Halfway through the year it became pretty clear to me, and probably a bunch of other folks too, that my game of the year was going to be a tug of war between Bioshock Infinite and The Last of Us.
There was a pretty solid helping of great games that came out in 2013, but none of them took hold of my thoughts and feelings quiet as forcefully as Bioshock and The Last of Us.
Readers may bemoan my omission of Grand Theft Auto V as a contender for the best game of 2013, but for all of Rockstar Studio’s satirical witticism and over the top gameplay the thin venire of sarcasm draped over every moment of GTAV kept it from reaching the earnest emotional or contemplative heights of Bioshock Infinite and The Last of Us. GTAV is a terrific piece of pop art, but it never quite punched me straight in the heart or sent my brain into overdrive.
Those thoughtful and emotive heights were reached in large part due to fantastic acting in both games. You can’t have a discussion of The Last of Us or Bioshock without touching on the acting.
The lead in both games, Troy Baker, has been on fire this year, not only taking on the roles of Joel in The Last of Us and Booker DeWitt in Infinite, but also inheriting the role of the Joker form the legendary Mark Hamill in the Batman game Arkham Origins.
Joel is an older, ragged southerner. Booker is a veteran of the American Indian Wars working as a detective in the Northeast. They’re very different characters who inhabit very different worlds and yet Baker perfectly inhabits both of them, and through Baker, you the player inhabit Booker and Joel as they move through their respective worlds.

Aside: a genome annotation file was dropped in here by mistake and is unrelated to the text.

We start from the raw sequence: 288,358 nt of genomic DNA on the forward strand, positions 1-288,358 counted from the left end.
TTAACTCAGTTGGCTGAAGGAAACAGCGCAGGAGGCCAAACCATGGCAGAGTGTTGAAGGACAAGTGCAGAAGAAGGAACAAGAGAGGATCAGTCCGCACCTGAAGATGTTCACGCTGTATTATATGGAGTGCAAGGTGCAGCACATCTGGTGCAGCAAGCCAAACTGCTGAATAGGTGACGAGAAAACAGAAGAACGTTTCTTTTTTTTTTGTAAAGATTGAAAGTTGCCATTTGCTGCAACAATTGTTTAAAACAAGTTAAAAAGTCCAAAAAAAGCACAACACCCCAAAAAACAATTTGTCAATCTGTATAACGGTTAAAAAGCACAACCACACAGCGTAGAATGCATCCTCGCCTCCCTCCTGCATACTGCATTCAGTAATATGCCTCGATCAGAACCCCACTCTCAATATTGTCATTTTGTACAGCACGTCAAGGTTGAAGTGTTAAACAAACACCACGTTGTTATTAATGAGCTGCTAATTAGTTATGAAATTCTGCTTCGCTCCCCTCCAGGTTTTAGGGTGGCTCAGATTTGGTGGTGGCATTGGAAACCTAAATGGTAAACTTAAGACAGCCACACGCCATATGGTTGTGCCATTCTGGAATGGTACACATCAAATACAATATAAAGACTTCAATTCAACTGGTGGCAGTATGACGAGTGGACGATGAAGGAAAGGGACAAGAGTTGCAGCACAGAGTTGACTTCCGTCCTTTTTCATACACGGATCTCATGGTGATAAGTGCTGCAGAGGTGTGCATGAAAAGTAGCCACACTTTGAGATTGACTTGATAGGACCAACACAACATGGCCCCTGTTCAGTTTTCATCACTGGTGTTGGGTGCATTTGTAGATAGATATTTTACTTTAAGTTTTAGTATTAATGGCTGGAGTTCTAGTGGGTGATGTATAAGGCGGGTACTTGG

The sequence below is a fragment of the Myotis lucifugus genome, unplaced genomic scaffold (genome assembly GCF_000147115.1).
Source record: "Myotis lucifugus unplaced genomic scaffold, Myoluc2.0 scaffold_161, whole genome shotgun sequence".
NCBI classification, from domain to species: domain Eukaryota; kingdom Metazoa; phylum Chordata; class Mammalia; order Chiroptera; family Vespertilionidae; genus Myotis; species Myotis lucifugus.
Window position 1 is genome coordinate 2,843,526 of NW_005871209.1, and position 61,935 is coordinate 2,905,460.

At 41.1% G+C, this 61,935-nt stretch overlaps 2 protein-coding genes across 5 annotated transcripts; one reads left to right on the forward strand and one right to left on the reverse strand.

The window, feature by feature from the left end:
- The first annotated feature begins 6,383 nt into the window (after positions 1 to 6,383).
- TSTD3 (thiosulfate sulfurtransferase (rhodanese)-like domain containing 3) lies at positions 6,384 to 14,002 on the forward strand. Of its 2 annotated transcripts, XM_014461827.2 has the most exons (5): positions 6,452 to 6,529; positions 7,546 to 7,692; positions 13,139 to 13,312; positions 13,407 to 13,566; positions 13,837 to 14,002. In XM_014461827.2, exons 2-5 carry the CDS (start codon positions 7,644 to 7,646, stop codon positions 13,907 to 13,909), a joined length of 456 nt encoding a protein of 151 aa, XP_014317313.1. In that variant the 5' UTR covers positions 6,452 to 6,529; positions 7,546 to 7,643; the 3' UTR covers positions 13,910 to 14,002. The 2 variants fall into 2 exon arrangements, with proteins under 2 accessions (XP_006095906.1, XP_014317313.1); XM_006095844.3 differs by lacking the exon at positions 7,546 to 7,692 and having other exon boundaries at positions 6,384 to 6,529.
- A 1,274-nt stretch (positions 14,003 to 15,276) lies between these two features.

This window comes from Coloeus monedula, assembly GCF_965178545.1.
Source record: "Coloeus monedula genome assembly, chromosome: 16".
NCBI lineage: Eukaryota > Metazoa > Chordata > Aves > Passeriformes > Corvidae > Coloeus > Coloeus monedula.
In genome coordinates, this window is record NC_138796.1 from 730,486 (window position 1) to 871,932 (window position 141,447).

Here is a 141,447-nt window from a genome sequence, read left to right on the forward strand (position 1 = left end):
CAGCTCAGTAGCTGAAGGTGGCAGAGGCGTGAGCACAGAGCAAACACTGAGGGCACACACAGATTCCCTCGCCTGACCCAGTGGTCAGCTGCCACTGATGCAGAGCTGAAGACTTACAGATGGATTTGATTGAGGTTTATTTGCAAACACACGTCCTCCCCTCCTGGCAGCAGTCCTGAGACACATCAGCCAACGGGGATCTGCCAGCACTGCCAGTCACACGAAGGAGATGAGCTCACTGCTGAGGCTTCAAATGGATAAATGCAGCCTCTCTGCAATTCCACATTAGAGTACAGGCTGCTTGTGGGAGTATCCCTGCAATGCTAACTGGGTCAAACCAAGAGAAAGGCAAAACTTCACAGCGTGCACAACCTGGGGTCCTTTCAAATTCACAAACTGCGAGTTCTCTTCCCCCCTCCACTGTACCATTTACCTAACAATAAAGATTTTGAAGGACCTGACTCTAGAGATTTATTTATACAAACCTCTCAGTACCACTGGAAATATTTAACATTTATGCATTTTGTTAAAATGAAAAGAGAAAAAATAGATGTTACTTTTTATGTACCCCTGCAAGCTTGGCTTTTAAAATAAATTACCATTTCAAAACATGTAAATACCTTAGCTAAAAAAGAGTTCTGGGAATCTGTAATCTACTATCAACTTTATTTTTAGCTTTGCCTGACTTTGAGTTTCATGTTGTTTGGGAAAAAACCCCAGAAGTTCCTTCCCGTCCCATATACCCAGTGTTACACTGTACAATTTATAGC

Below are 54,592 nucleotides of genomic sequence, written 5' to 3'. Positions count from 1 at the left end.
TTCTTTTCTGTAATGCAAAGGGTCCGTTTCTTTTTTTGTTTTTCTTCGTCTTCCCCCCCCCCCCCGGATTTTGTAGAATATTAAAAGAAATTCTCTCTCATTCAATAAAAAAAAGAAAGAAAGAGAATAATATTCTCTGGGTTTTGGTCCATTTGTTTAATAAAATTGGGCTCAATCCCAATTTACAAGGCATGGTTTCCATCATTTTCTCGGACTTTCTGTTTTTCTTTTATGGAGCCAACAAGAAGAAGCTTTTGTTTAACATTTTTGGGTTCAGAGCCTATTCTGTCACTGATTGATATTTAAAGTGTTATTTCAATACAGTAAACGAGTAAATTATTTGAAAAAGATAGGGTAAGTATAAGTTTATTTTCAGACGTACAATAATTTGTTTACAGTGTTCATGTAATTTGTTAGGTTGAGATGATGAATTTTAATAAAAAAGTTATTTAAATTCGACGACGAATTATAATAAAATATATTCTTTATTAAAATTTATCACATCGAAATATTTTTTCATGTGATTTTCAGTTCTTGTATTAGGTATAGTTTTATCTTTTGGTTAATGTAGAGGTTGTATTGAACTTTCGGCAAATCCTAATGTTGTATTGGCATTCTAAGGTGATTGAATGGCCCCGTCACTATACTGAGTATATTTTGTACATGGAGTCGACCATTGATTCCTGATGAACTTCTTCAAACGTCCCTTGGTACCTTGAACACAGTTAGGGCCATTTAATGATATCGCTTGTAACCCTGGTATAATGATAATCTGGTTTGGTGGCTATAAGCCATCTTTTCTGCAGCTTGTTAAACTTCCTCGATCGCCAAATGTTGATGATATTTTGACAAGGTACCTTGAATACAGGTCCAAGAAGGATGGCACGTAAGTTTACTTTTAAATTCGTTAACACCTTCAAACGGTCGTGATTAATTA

Yet Joel and Booker would be nothing without their respective wards, Ellie and Elizabeth. Both are young women with a unique secret, imprisoned by the constraints of dystopia. Ellie, played by Ashley Johnson, just might hold the key to humanity’s salvation in a post-apocalyptic United States. Elizabeth, played by Courtnee Draper, has super secrete theoretical physics powers, but is trapped in a tower on the floating Americana steampunk theocracy Columbia.
They’re both fully realized characters. They talk to you throughout the game, they wander off and are distracted by the world around them, they thank you, they hate you, they save you and you save them. In a medium that can all too often be reduced to shooting stuff, Elizabeth and Ellie put a very real, very human motivation behind pulling the trigger.
Elizabeth and Ellie are also anchors of realism in these games.
The Last of Us takes place in a bleak future where America’s been reduced to a handful of military quarantine zones spread out amongst a vast wasteland of raiders and violence and disease. Oh, and mushroom monsters caused by a human-centric strain of cordyceps which has, for all intents and purposes, obliterated the world.
Bioshock Infinite stretches its imagination much further. Its setting, Columbia, is a city of dirigibles floating about the United States. It’s a haven of perverse Christian and American values and straight up old school racism that also happens to house one or two of the most brilliant minds in physics. Oh, and everybody has the ability to alter their genetic code so that they can shoot fire and electricity and crows from their wrists.